Principles of Criminal Law / Edition 2

Principles of Criminal Law / Edition 2

by Andrew Ashworth, Ashworth
     
 

This stimulating and authoritative text addresses the underlying principles and rationales of criminal law, bringing the subject to life through a critically engaging and contextual approach. The fifth edition incorporates detailed discussion of the Sexual Offences Act 2003 and explores current controversies such as the shape of the law of murder, including discussion… See more details below

Overview

This stimulating and authoritative text addresses the underlying principles and rationales of criminal law, bringing the subject to life through a critically engaging and contextual approach. The fifth edition incorporates detailed discussion of the Sexual Offences Act 2003 and explores current controversies such as the shape of the law of murder, including discussion the Law Commission's 2005 proposals. Andrew Ashworth's book remains essential reading for students seeking an in-depth and sophisticated exploration of criminal law that makes the theoretical background clear and accessible.

About the Author:
Andrew Ashworth is Venerian Professor of English Law at All Souls College, Oxford

Product Details

ISBN-13:
9780198763680
Publisher:
Oxford University Press, USA
Publication date:
01/04/1996
Series:
Clarendon Law Series
Edition description:
REV
Pages:
528
Product dimensions:
6.06(w) x 9.19(h) x 1.23(d)

Table of Contents

Table of Cases
Table of Conventions
Table of Legislation
1Criminal Justice and the Criminal Law1
1.1The Contours of Criminal Liability4
1.2The Machinery of English Criminal Law5
1.3The Sources of English Criminal Law6
1.4The Criminal Law in Action9
1.5Outline of the Aims and Functions of the Criminal Law17
1.6The Criminal Law and Sentencing19
2Criminalization24
2.1The Politics of Lawmaking25
2.2The Principle of Individual Autonomy28
2.3The Principle of Welfare30
2.4Harm and Minimalism32
2.5Assessing the Seriousness of Offences37
2.6Morally Wrong Behaviour42
2.7Criminalizing Omissions47
2.8Minor Harms49
2.9Remote Harms51
2.10Victimless Crime52
2.11Conclusions55
3Principles and Policies58
3.1Rules and Principles58
3.2Constitutionality and Codification59
3.3Human Rights and Criminal Law62
3.4The Range of the Criminal Law66
3.5The Rule of Law and Fair Procedures69
3.6Principles Relating to the Conditions of Liability86
3.7Conclusions94
4Criminal Conduct96
4.1The General Part of the Criminal Law96
4.2Involuntary Conduct99
4.3Acts, States of Affairs, and Possession106
4.4Omissions110
4.5Personality114
4.6Causation123
4.7Justifiable Conduct135
4.8Chastisement of Children149
4.9Justification, Necessity, and the Choice of Evils151
4.10Conclusions155
5Positive Fault Requirements157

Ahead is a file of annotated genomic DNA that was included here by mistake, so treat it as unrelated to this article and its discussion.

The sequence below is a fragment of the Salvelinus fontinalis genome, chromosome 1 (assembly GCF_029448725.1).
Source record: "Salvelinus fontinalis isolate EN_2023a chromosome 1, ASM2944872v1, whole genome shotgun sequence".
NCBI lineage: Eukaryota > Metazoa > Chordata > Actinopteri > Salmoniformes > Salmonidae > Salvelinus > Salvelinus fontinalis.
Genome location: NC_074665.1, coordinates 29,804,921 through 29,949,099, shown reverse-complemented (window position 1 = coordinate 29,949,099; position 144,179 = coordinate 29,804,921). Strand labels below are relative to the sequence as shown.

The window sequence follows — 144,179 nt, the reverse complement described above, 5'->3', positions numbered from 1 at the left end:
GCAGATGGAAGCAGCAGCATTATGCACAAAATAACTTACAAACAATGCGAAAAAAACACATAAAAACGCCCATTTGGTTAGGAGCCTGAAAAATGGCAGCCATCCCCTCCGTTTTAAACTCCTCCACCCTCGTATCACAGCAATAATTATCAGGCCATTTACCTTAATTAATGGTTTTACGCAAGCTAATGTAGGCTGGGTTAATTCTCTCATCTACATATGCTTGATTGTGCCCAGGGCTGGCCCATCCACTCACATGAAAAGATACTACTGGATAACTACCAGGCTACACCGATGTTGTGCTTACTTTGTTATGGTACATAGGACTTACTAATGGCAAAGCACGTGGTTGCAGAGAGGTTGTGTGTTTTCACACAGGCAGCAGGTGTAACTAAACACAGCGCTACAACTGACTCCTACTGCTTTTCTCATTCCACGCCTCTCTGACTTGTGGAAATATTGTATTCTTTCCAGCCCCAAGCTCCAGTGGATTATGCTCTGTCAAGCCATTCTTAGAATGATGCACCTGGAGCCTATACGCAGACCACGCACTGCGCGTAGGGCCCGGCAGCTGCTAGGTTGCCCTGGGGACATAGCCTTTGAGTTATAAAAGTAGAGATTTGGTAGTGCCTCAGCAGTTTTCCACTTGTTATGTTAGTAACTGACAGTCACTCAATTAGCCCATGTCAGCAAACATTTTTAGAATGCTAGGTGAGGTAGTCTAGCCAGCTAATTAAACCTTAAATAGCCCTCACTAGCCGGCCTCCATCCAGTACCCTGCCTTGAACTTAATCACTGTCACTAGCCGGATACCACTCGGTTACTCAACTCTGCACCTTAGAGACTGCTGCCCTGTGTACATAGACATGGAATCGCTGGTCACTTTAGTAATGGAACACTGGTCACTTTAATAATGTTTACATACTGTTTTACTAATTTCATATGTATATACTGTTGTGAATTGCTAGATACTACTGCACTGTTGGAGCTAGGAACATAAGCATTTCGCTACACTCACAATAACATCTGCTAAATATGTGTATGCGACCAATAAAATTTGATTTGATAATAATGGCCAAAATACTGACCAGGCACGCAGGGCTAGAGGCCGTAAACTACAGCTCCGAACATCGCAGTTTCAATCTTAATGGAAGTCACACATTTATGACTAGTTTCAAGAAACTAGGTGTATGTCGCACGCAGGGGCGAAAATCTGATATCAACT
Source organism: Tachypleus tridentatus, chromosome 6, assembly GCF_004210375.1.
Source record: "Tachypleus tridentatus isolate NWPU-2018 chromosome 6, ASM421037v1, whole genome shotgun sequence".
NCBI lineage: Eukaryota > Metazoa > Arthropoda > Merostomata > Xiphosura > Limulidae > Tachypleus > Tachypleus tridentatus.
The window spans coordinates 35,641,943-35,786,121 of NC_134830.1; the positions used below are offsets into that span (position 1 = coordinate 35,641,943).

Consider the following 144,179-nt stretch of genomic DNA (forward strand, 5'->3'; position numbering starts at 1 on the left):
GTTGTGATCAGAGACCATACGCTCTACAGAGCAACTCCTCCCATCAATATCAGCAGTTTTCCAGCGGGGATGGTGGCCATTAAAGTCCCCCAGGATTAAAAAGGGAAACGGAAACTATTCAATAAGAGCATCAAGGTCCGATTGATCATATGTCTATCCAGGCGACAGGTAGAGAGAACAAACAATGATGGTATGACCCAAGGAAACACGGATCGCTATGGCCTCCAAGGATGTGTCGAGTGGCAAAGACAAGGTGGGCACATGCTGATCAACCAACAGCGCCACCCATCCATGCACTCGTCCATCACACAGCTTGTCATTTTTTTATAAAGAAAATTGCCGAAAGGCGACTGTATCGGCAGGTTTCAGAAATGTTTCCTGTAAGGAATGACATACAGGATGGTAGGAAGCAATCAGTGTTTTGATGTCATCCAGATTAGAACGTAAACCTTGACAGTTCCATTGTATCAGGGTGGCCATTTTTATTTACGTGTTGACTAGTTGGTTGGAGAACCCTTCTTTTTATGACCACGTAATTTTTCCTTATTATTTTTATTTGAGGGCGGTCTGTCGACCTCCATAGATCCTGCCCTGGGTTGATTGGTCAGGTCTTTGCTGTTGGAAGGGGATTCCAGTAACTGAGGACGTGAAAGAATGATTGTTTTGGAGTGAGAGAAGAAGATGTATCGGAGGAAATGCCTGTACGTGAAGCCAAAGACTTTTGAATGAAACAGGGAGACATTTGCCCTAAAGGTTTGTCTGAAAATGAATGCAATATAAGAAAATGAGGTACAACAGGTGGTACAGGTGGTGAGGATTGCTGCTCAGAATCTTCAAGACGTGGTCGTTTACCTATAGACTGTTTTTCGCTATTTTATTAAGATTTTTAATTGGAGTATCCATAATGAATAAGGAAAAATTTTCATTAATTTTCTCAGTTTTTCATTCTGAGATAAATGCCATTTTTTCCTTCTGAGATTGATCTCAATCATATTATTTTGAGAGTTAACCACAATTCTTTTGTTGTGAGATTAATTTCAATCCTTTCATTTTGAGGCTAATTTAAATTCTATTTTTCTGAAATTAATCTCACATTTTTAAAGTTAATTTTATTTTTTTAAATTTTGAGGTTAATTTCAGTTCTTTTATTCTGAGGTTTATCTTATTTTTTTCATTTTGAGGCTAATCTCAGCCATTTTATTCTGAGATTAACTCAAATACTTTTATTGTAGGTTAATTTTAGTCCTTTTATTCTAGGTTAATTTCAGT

5.1The Issues157
5.2Some General Principles158
5.3Varieties of Fault164
5.4The Variety of Fault Terms198
5.5The Referential Point of Fault199
6Negative Fault Requirements204
6.1Grounds of Excuse204
6.2Agency, Capacity, and Mental Disorder205
6.3Intoxication213
6.4Duress and Necessity221
6.5Provocation231
6.6Reasonable Mistake and Putative Defences234
6.7Ignorance or Mistake of Law237
6.8Entrapment243
6.9Fault and the Excuses244
7Homicide256
7.1Death and Finality256
7.2Requirements of Criminal Homicide257
7.3Defining Murder: the Inclusionary Question258
7.4Defining Murder: the Exclusionary Question267
7.5'Involuntary Manslaughter'293
7.6Endangerment on the Roads302
7.7Endangerment in Other Situations306
8Non-Fatal Violations of the Person311
8.1Varieties of Physical Violation311
8.2Reported Physical Violations311
8.3Offences of Non-Fatal Physical Violation313
8.4Reported Sexual Assaults339
8.5Non-consensual Sexual Intercourse343
8.6Other Non-consensual Sexual Offences352
8.7Incest358
8.8Parameters of the Law on Sexual Assault359
9Offences of Dishonesty363
9.1Introduction363
9.2The Offence of Theft366
9.3Taking a Conveyance Without Consent387
9.4Robbery389
9.5Blackmail391
9.6Burglary393
9.7Handling Stolen Goods397
9.8Deception Offences398
9.9Fraud Offences405
9.10Dishonesty, Discretion, and 'Desert'407
10Complicity412
10.1Introduction412
10.2Distinguishing Principals from Accessories413
10.3The Conduct Element in Complicity416
10.4The Fault Element in Complicity424
10.5The Accessorial Liability for Different Results429
10.6Derivative Liability and the Missing Link435
10.7Special Defences to Complicity439
10.8Conclusions441
11Inchoate Offences445
11.1The Concept of an Inchoate Offence445
11.2The Justifications for Penalizing Attempts at Crimes445
11.3The Elements of Criminal Attempt448
11.4The Justifications for an Offence of Conspiracy455
11.5The Elements of Criminal Conspiracy460
11.6Incitement464
11.7Voluntary Renunciation of Criminal Purpose467
11.8The Relationship between Substantive and Inchoate Crimes469
11.9The Place of Inchoate Liability471
Bibliography475
Index497

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